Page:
Filing Sales Tax Amidst The SVB Collapse

Filing Sales Tax Amidst The SVB Collapse

On Friday, March 10, 2023, Silicon Valley Bank (SVB) was hit with regulatory enforcement actions that marked the second largest US bank failure since the early 2000s Global Financial Crisis. Understandably, this has forced many businesses to reassess their banking relationships and contingency plans. For merchants who bank with SVB, this situation is particularly challenging and may impact their sales tax filing process.

In light of the recent news, we’re sharing everything that you need to know about how the sales tax filing process at TaxCloud will work if you’ve been affected by this event or should your bank become insolvent.

How Does This Affect TaxCloud Customers?

First and foremost, TaxCloud wants to reassure its customers that it has no exposure to SVB. TaxCloud is filing taxes and remitting to states normally.

While this situation is unsettling, regulators have said depositors will have access to their deposits starting Monday, March 13, and have set up a new facility to give banks access to emergency funds. The Federal Reserve has also made it easier for banks to borrow from them in emergencies such as this.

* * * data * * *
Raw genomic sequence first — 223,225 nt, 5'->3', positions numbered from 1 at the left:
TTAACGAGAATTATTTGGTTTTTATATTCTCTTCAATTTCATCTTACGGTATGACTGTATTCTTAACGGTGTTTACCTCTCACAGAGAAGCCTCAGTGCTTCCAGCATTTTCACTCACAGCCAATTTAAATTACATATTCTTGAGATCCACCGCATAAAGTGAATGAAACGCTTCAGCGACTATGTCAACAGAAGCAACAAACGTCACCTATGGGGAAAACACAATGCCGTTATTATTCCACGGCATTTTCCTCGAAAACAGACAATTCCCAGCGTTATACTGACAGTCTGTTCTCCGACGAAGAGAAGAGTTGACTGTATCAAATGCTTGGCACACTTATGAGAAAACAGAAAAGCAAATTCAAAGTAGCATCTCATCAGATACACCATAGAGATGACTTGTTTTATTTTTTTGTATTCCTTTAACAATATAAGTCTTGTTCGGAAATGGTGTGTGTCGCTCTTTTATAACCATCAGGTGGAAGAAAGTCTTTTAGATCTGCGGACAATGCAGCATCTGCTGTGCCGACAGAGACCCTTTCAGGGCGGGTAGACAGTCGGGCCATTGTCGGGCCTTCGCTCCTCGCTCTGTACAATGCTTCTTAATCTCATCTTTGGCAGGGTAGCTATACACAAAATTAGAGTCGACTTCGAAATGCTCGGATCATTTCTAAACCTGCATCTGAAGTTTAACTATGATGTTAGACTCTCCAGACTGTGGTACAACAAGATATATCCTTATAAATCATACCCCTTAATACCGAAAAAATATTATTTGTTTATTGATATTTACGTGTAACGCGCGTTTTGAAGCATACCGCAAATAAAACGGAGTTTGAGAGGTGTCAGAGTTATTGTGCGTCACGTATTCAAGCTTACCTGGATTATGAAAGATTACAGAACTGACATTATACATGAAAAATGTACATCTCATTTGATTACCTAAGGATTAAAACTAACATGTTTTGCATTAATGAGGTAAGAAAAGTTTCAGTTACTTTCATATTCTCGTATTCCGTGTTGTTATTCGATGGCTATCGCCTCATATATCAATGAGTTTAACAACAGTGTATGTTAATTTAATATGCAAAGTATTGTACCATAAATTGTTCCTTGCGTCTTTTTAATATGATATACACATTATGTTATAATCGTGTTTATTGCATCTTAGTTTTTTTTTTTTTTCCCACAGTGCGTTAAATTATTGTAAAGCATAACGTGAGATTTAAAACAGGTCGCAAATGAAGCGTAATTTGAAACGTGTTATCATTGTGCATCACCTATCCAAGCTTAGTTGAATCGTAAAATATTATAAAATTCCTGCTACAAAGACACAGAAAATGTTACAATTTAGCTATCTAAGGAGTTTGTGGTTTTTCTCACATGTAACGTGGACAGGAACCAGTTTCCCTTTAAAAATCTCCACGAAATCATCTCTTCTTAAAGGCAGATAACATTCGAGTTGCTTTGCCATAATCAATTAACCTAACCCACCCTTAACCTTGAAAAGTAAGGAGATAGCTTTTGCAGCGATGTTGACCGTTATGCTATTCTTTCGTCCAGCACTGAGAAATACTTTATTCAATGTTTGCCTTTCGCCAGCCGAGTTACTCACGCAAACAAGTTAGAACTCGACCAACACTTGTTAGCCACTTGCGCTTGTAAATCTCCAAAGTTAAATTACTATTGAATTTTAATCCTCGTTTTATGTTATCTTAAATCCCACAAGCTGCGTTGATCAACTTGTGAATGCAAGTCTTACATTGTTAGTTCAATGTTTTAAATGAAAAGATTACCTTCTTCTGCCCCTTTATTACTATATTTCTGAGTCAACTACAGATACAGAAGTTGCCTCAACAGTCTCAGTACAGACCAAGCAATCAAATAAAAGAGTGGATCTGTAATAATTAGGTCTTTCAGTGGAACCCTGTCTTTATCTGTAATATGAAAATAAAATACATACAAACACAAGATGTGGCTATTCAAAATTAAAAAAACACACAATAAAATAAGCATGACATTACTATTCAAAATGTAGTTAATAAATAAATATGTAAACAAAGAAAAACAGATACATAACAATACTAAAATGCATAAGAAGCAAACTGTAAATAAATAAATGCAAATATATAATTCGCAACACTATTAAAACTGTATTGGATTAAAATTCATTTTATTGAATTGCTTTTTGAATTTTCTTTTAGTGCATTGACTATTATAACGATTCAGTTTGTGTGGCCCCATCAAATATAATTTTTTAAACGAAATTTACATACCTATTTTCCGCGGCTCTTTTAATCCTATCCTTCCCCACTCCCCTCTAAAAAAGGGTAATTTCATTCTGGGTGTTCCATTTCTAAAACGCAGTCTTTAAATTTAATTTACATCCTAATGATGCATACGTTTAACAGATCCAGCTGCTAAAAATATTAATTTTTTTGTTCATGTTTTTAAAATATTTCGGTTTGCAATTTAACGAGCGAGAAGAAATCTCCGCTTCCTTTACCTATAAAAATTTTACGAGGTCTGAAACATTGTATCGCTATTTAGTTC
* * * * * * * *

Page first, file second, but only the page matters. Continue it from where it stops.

How Does This Affect Silicon Valley Bank Merchants?

For merchants who bank with SVB or whose bank becomes insolvent, there are some important things to know about state sales and use tax. State laws require that all returns be filed in a timely fashion, and if funds are not available, the returns should be filed without payment which will result in an unpaid sales tax liability.

State laws define penalties and interest to be assessed to merchants when late payments occur, but TaxCloud will work with affected merchants to file for an abatement when possible. It may take several weeks or longer to recover penalties that were applied by the state.

TaxCloud will also help retrieve tax remittances as soon as possible and remit that to each state. Returns filed without payment should be adjusted as soon as possible to include the sales tax remittance. Penalties and interest may apply in these instances, but state laws also provide abatement in certain circumstances.

TaxCloud does not assume liability for penalties or interest where a sales tax remittance was not funded in a timely fashion but we expect the unusual nature of this situation will be considered by each state as part of the abatement process.

Moving Forward Together

This is a difficult time for many businesses, and we want to be a partner to merchants through this process. We hope this post helps businesses like yours navigate these challenges and continue to thrive.

Please don’t hesitate to contact support at should you have questions or concerns.

Featured image: Focal Foto